By Ginger Thompson for The New Yorker. In December, 2009, Harouna Touré and Idriss Abdelrahman, smugglers from northern Mali, walked through the doors of the Golden Tulip, a hotel in Accra, Ghana. They were there to meet with two men who had offered them an opportunity to make millions of dollars, transporting cocaine across the Sahara. Touré wore a dashiki, and Abdelrahman had on tattered clothes and a turban that hid much of his face. They tipped the guards at the entrance and then greeted Mohamed, a Lebanese radical, in the lobby. Mohamed took them up to a hotel room to see David, a drug trafficker and a member of the Revolutionary Armed Forces of Colombia, or FARC. “Hola, Colombiano,” Touré said, as he entered the room. Abdelrahman tried to call David “007” in Spanish, but said “477” instead. David, who was dressed in a short-sleeved pullover and Bermuda shorts, laughed and offered his guests bottles of water.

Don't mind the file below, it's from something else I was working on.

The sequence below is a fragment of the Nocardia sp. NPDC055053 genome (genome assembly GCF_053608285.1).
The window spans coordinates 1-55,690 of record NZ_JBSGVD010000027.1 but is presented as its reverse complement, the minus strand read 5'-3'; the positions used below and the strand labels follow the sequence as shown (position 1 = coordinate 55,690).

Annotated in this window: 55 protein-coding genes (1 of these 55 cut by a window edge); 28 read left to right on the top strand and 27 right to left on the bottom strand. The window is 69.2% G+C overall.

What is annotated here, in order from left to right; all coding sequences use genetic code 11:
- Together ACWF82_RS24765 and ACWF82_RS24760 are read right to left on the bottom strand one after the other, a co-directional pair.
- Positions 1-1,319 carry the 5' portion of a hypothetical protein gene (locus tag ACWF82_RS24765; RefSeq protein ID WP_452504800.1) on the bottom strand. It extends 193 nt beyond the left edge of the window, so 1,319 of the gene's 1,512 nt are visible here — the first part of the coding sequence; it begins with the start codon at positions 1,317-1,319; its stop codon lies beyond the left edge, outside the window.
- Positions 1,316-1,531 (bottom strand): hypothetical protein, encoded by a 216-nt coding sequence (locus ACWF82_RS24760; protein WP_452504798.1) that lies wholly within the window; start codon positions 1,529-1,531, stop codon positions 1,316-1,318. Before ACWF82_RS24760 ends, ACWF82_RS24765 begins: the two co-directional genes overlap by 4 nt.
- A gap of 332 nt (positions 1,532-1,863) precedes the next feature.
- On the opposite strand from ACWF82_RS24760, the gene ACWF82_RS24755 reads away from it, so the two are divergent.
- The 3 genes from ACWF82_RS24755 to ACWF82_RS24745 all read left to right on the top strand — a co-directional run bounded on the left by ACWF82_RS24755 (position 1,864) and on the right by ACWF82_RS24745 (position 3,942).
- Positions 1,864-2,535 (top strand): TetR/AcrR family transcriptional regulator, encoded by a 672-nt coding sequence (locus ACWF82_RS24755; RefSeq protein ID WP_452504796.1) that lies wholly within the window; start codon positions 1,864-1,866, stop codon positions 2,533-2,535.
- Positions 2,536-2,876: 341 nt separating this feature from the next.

Touré and Abdelrahman came from Gao, a parched and remote city in northern Mali which has long been used as a base for smuggling of all kinds, from immigrants to cigarettes. In recent years, the surrounding region has also been the scene of conflict between violent bands of nomadic insurgents, including members of Al Qaeda in the Islamic Maghreb (AQIM). During months of meetings and phone calls, David and Mohamed had told Touré that the FARC had some thirty thousand fighters at war with the United States, and that it wanted to work with Al Qaeda, because the groups shared the same enemy. “They are our brothers,” Mohamed said. “We have the same cause.” Touré had explained that he had connections to the organization: he ran a transport company, and, in return for safe passage for his trucks, he provided Al Qaeda with food and fuel.